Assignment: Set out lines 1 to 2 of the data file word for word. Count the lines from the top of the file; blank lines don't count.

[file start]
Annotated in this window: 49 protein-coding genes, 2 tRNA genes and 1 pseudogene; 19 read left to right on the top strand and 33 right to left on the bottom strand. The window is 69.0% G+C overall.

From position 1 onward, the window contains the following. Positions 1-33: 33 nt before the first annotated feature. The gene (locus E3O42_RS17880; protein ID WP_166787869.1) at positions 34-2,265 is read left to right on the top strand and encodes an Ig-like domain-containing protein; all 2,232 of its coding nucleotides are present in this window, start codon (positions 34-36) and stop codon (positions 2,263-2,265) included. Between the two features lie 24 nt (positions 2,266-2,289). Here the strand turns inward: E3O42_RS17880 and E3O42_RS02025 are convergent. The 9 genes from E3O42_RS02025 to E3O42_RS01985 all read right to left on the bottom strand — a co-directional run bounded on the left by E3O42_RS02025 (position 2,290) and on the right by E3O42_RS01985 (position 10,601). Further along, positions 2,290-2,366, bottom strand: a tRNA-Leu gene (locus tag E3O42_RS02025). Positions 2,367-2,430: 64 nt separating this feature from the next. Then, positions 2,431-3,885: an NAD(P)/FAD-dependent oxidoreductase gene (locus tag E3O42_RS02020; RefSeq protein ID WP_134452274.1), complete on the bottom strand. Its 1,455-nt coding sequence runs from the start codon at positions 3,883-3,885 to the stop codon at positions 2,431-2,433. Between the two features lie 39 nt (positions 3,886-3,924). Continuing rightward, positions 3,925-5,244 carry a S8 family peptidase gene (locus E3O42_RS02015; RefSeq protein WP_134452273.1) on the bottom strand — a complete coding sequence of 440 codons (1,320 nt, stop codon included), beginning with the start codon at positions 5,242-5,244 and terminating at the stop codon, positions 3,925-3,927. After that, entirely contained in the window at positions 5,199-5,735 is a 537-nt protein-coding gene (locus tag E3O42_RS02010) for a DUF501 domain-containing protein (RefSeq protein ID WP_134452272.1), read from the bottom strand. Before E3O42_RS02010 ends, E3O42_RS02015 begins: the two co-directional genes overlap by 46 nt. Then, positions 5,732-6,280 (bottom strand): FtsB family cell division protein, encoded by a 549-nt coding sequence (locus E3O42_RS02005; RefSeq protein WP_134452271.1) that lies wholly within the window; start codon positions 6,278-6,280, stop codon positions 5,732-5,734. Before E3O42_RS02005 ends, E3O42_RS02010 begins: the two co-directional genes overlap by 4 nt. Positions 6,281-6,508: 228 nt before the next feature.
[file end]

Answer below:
Annotated in this window: 49 protein-coding genes, 2 tRNA genes and 1 pseudogene; 19 read left to right on the top strand and 33 right to left on the bottom strand. The window is 69.0% G+C overall.

From position 1 onward, the window contains the following. Positions 1-33: 33 nt before the first annotated feature. The gene (locus E3O42_RS17880; protein ID WP_166787869.1) at positions 34-2,265 is read left to right on the top strand and encodes an Ig-like domain-containing protein; all 2,232 of its coding nucleotides are present in this window, start codon (positions 34-36) and stop codon (positions 2,263-2,265) included. Between the two features lie 24 nt (positions 2,266-2,289). Here the strand turns inward: E3O42_RS17880 and E3O42_RS02025 are convergent. The 9 genes from E3O42_RS02025 to E3O42_RS01985 all read right to left on the bottom strand — a co-directional run bounded on the left by E3O42_RS02025 (position 2,290) and on the right by E3O42_RS01985 (position 10,601). Further along, positions 2,290-2,366, bottom strand: a tRNA-Leu gene (locus tag E3O42_RS02025). Positions 2,367-2,430: 64 nt separating this feature from the next. Then, positions 2,431-3,885: an NAD(P)/FAD-dependent oxidoreductase gene (locus tag E3O42_RS02020; RefSeq protein ID WP_134452274.1), complete on the bottom strand. Its 1,455-nt coding sequence runs from the start codon at positions 3,883-3,885 to the stop codon at positions 2,431-2,433. Between the two features lie 39 nt (positions 3,886-3,924). Continuing rightward, positions 3,925-5,244 carry a S8 family peptidase gene (locus E3O42_RS02015; RefSeq protein WP_134452273.1) on the bottom strand — a complete coding sequence of 440 codons (1,320 nt, stop codon included), beginning with the start codon at positions 5,242-5,244 and terminating at the stop codon, positions 3,925-3,927. After that, entirely contained in the window at positions 5,199-5,735 is a 537-nt protein-coding gene (locus tag E3O42_RS02010) for a DUF501 domain-containing protein (RefSeq protein ID WP_134452272.1), read from the bottom strand. Before E3O42_RS02010 ends, E3O42_RS02015 begins: the two co-directional genes overlap by 46 nt. Then, positions 5,732-6,280 (bottom strand): FtsB family cell division protein, encoded by a 549-nt coding sequence (locus E3O42_RS02005; RefSeq protein WP_134452271.1) that lies wholly within the window; start codon positions 6,278-6,280, stop codon positions 5,732-5,734. Before E3O42_RS02005 ends, E3O42_RS02010 begins: the two co-directional genes overlap by 4 nt. Positions 6,281-6,508: 228 nt before the next feature.